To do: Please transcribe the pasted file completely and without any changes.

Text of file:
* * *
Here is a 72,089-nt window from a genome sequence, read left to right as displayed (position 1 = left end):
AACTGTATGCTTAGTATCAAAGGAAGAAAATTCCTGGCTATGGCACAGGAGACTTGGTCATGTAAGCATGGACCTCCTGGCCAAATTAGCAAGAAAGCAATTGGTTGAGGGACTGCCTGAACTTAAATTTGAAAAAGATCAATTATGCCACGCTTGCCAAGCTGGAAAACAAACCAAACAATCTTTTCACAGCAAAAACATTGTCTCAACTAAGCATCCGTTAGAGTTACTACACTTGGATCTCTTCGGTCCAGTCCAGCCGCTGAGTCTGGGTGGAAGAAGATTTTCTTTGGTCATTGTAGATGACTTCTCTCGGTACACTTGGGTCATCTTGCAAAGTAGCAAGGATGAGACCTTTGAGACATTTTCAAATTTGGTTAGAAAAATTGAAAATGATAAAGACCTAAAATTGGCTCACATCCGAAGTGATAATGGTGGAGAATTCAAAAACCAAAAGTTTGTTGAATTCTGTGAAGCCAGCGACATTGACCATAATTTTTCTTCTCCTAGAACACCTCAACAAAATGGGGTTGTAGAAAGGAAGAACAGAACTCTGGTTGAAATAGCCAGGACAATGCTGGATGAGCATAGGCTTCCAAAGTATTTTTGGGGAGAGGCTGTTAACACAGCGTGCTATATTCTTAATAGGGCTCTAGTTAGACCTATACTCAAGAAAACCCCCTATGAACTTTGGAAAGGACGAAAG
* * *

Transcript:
Here is a 72,089-nt window from a genome sequence, read left to right as displayed (position 1 = left end):
AACTGTATGCTTAGTATCAAAGGAAGAAAATTCCTGGCTATGGCACAGGAGACTTGGTCATGTAAGCATGGACCTCCTGGCCAAATTAGCAAGAAAGCAATTGGTTGAGGGACTGCCTGAACTTAAATTTGAAAAAGATCAATTATGCCACGCTTGCCAAGCTGGAAAACAAACCAAACAATCTTTTCACAGCAAAAACATTGTCTCAACTAAGCATCCGTTAGAGTTACTACACTTGGATCTCTTCGGTCCAGTCCAGCCGCTGAGTCTGGGTGGAAGAAGATTTTCTTTGGTCATTGTAGATGACTTCTCTCGGTACACTTGGGTCATCTTGCAAAGTAGCAAGGATGAGACCTTTGAGACATTTTCAAATTTGGTTAGAAAAATTGAAAATGATAAAGACCTAAAATTGGCTCACATCCGAAGTGATAATGGTGGAGAATTCAAAAACCAAAAGTTTGTTGAATTCTGTGAAGCCAGCGACATTGACCATAATTTTTCTTCTCCTAGAACACCTCAACAAAATGGGGTTGTAGAAAGGAAGAACAGAACTCTGGTTGAAATAGCCAGGACAATGCTGGATGAGCATAGGCTTCCAAAGTATTTTTGGGGAGAGGCTGTTAACACAGCGTGCTATATTCTTAATAGGGCTCTAGTTAGACCTATACTCAAGAAAACCCCCTATGAACTTTGGAAAGGACGAAAG